Washington turned into a virtual fortress on Thursday ahead of Donald Trump’s presidential inauguration, with police ready to step into separate protesters from Trump supporters at any sign of unrest.
Some 900,000 people, both Trump backers and opponents, are expected to flood Washington for Friday’s inauguration ceremony, according to organisers’ estimates. Events include the swearing-in ceremony on the steps of the US Capitol and a parade to the White House along streets thronged with spectators.
The number of planned protests and rallies this year is far above what has been typical at recent presidential inaugurations, with some 30 permits granted in Washington for anti-Trump rallies and sympathy protests planned in cities from Boston to Los Angeles, and abroad in cities including London and Sydney.
The night before the inauguration, hundreds of people turned out in New York for a protest at the Trump International Hotel and Tower, a few blocks from the Trump Tower where the businessman lives.
Mayor Bill de Blasio, a Democrat, and actor Alec Baldwin, who parodies Trump on “Saturday Night Live” were set to speak at a rally condemning Trump’s policies.
“Donald Trump may control Washington, but we control our destiny as Americans,” de Blasio said. “We don’t fear the future. We think the future is bright if the people’s voices are heard.”
In Washington, police cars lined much of Pennsylvania Avenue, the parade route, as workers unloaded crowd control fences from flatbed trucks, erected barricades and marked off pavement with tape.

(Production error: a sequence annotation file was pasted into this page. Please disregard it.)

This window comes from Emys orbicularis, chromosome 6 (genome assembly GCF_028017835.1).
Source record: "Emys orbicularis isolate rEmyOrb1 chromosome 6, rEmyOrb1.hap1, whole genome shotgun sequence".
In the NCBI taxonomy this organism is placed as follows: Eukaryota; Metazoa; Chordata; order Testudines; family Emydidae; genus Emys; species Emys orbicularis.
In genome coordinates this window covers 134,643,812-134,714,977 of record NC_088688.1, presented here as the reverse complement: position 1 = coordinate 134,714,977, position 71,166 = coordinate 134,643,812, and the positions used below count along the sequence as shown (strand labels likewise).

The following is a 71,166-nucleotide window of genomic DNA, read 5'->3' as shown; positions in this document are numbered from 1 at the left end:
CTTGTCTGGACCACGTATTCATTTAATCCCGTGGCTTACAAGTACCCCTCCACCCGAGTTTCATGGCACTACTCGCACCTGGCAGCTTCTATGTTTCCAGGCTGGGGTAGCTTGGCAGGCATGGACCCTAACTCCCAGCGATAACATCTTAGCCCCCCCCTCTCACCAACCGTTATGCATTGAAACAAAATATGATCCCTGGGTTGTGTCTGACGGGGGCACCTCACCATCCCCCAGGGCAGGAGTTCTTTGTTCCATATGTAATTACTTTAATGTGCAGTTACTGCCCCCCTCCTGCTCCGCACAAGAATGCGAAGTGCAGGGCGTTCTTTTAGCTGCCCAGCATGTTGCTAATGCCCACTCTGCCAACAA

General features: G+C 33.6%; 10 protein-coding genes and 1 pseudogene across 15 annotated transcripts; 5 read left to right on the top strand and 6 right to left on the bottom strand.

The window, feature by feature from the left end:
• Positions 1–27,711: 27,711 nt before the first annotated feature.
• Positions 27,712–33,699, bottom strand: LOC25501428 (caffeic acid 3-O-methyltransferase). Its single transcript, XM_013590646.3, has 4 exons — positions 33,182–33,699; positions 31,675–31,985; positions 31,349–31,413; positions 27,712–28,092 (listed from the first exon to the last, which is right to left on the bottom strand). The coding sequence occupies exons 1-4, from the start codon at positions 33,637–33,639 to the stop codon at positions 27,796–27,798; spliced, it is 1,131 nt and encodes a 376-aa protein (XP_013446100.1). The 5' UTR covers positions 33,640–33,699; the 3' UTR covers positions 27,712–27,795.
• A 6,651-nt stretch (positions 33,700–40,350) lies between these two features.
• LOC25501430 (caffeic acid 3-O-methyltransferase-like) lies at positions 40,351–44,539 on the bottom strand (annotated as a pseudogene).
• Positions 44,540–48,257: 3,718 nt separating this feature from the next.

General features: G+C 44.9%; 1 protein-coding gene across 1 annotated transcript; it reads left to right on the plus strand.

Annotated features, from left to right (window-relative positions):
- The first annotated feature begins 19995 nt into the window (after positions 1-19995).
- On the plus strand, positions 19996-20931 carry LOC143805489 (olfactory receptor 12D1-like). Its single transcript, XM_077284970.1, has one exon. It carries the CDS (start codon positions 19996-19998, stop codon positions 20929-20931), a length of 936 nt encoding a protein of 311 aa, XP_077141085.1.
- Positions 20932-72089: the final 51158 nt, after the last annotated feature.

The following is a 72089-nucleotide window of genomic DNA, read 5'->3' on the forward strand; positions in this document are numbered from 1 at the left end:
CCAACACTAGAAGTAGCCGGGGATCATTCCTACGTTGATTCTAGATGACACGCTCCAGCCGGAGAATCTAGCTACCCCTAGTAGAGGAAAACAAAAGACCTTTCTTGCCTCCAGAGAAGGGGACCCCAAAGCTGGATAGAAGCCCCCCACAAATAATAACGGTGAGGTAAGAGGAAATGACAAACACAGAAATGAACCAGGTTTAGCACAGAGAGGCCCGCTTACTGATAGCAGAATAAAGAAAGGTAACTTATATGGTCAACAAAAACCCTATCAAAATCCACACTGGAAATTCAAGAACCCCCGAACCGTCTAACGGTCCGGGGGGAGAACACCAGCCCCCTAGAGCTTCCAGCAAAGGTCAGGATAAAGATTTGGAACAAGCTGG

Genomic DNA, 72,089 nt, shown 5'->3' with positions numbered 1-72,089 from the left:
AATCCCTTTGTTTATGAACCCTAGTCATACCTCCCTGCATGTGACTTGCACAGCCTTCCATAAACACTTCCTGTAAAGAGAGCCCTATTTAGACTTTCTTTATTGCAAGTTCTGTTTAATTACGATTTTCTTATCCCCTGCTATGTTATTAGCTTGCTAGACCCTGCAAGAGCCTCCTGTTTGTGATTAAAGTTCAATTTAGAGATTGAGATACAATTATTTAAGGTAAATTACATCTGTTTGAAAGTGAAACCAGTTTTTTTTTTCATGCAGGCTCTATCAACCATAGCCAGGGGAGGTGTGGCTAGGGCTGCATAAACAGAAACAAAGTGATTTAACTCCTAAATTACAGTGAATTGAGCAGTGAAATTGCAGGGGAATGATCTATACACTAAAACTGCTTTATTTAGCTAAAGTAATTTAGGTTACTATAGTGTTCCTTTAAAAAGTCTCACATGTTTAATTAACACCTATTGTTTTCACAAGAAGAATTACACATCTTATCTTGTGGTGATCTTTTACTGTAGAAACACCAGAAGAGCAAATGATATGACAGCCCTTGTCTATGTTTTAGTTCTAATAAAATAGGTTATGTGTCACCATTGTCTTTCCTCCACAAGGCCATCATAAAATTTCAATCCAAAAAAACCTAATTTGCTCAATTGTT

US Department of Homeland Security Secretary Jeh Johnson said police aimed to keep groups separate, using tactics similar to those employed during last year’s political conventions.
“The concern is some of these groups are pro-Trump, some of them are con-Trump, and they may not play well together in the same space,” Johnson said on MSNBC.
Trump opponents have been angered by his comments during the campaign about women, illegal immigrants and Muslims and his pledges to scrap the Obamacare health reform and build a wall on the Mexican border.
The Republican’s supporters admire his experience in business, including as a real estate developer and reality television star, and view him as an outsider who will take a fresh approach to politics.
Bikers for Trump, a group that designated itself as security backup during last summer’s Republican National Convention in Cleveland, is ready to step in if protesters block access to the inauguration, said Dennis Egbert, one of the group’s organisers.
“We’re going to be backing up law enforcement. We’re on the same page,” Egbert, 63, a retired electrician from Harrisburg, Pennsylvania.